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Frenchman at centre of Swedish Academy scandal jailed for raping woman

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Frenchman at centre of Swedish Academy scandal jailed for raping woman
Jean-Claude Arnault at Stockholm District Court. Photo: Janerik Henriksson/TT
11:03 CEST+02:00
Jean-Claude Arnault, the man at the centre of a scandal that prompted the Swedish Academy to postpone the Nobel Literature Prize, has been found guilty of raping a woman seven years ago.

Stockholm District Court found Arnault guilty of raping a woman during the night between October 5th and 6th, 2011. It sentenced him to imprisonment for two years, according to the judgment seen by The Local.

The 72-year-old Frenchman had been charged with two counts of rape, one relating to an occasion on the night of December 2nd-3rd the same year. However, the court did not find him guilty of the latter charge.

"The court's responsibility in a criminal case is to decide whether the prosecutor has proven the charges beyond a reasonable doubt. The evidence in this case has mainly consisted of statements made during the trial by the injured party and several witnesses," said presiding judge Gudrun Antemar in a statement.

"The court has made a thorough evaluation of the evidence and the court's conclusion is that the evidence is enough to find the defendant guilty of one of the events for which the prosecutor has brought charges."

Prosecutors had called for a minimum sentence of three years in what was one of the first big trials to come out of the #MeToo movement.

Arnault is married to a member of the Swedish Academy which selects the Nobel Literature Prize winner, with the scandal prompting the institution to postpone this year's award.

The scandal erupted in November 2017, one month after rape and sexual abuse accusations surfaced against Hollywood mogul Harvey Weinstein.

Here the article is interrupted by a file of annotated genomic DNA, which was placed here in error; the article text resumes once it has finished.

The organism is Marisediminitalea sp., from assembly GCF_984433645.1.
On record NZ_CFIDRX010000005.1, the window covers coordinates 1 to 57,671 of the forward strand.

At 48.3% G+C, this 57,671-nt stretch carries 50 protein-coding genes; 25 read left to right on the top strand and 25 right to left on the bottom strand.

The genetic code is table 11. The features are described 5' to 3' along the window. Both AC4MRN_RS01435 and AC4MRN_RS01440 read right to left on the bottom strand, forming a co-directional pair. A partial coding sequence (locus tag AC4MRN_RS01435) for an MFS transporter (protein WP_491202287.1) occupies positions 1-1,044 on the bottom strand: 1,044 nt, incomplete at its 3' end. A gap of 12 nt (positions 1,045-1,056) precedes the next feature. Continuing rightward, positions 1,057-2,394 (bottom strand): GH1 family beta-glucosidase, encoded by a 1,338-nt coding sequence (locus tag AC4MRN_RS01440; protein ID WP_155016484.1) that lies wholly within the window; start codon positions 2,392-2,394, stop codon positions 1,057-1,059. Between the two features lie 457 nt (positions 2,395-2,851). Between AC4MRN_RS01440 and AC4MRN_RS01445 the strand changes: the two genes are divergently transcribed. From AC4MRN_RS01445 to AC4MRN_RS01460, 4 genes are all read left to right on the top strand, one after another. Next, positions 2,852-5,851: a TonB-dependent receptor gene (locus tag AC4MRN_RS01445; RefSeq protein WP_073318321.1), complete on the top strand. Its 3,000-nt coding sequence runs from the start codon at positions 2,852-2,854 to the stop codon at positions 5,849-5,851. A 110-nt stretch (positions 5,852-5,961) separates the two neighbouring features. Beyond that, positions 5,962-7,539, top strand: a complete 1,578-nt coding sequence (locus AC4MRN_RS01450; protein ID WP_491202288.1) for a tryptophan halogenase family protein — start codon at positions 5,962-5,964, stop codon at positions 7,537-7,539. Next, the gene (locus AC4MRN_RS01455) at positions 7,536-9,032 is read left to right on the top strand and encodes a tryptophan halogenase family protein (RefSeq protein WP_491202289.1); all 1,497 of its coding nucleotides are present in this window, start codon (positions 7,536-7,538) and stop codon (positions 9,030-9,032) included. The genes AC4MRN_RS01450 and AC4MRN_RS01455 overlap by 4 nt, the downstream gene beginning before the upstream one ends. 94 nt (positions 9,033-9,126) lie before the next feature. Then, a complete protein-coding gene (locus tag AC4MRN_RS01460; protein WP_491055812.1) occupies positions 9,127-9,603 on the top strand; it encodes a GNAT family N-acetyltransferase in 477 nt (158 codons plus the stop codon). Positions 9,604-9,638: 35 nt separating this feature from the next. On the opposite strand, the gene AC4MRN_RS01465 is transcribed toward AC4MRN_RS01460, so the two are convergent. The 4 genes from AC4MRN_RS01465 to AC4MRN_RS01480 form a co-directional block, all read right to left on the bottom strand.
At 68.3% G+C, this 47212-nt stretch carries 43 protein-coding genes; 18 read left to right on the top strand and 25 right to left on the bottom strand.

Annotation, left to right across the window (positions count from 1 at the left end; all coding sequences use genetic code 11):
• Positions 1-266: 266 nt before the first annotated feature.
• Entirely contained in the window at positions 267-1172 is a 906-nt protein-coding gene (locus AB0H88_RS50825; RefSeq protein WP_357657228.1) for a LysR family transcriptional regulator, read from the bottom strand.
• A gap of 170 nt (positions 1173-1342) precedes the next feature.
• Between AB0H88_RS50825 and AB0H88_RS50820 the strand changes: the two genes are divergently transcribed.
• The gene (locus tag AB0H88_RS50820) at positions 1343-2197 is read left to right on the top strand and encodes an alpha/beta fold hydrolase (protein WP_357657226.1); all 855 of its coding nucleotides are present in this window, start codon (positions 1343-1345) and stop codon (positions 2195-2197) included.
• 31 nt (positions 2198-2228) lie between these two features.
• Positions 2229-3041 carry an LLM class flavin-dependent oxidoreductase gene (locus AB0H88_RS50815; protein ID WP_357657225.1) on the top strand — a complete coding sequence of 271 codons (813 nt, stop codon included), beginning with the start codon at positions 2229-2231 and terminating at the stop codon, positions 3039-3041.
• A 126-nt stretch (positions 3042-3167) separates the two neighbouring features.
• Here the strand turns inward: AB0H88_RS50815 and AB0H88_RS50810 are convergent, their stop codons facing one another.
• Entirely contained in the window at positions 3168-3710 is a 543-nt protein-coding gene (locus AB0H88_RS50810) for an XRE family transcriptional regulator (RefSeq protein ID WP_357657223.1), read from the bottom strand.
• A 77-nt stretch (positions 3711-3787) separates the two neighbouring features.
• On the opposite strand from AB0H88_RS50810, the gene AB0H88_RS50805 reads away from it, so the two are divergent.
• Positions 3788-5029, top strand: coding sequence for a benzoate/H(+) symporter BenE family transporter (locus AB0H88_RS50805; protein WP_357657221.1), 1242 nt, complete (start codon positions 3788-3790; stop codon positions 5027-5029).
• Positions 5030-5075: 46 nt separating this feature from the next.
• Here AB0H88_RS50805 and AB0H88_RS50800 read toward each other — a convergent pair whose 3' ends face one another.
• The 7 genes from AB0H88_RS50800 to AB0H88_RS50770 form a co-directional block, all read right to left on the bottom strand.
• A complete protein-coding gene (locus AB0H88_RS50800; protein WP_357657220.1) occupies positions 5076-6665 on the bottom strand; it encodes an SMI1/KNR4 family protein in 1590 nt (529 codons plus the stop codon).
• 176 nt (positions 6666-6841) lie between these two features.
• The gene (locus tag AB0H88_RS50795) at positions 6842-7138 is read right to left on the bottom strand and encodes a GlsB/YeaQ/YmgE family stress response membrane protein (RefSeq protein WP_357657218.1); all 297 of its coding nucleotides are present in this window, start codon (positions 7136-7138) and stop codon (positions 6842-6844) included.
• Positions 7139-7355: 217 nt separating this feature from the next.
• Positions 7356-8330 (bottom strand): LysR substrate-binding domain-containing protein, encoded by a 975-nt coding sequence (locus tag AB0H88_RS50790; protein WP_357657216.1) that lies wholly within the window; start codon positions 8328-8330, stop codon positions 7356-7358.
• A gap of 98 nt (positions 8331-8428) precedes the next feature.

At the time, Swedish daily Dagens Nyheter published the testimonies of 18 women claiming to have been raped, sexually assaulted or harassed by Arnault, who had close ties to the Academy.

The Frenchman also ran the Forum club, a meeting place for the cultural elite and popular among aspiring young authors hoping to make contact with publishers and writers.

Academy bitterly divided

The revelations left the Academy, which had funded his club for years, deeply divided over how to manage their ties to him and his wife, poet Katarina Frostenson.

Six of the 18 members resigned or went on leave in the wake of the row, and several of them regularly trade ugly barbs via the media.

In ruins and without a quorum to make key decisions (an additional two members had already resigned on previous occasions), the Academy postponed this year's Nobel Literature Prize, a first in 70 years.

Prosecutors investigating the allegations against Arnault dropped several of them due to lack of evidence or because the statute of limitations had expired.

The two counts of rape involved one woman.

According to the prosecution, Arnault forced the woman – who was in a state of "intense fear" – to have oral sex and intercourse in a Stockholm apartment on October 5th, 2011.

He was also accused of raping her during the night of December 2nd-3rd while she was asleep but was acquitted on that charge.

The trial was heard behind closed doors to protect the victim, whose identity has not been disclosed.

Culture of silence

Arnault has maintained his innocence from the start. He has been held in preventive custody since the end of his trial on September 24th and will remain in jail until the formal start of his sentence, the court said.

His accusers claim the Swedish Academy was well aware of his behaviour, and blame the institution for helping create a "culture of silence" that pervaded Sweden's cultural circles.

An internatl Academy probe has concluded there were conflicts of interest between Arnault and the Academy, and found that several female Academy members and people close to them had also been harassed or assaulted by the Frenchman.

According to Swedish daily Svenska Dagbladet, Arnault was born in Marseille in 1946 to Russian refugee parents. He arrived in Sweden in the late 1960s to study photography.

He has bragged about being the "19th member" of the Academy, and according to the internal probe, he leaked the names of Nobel literature laureates on several occasions.

 
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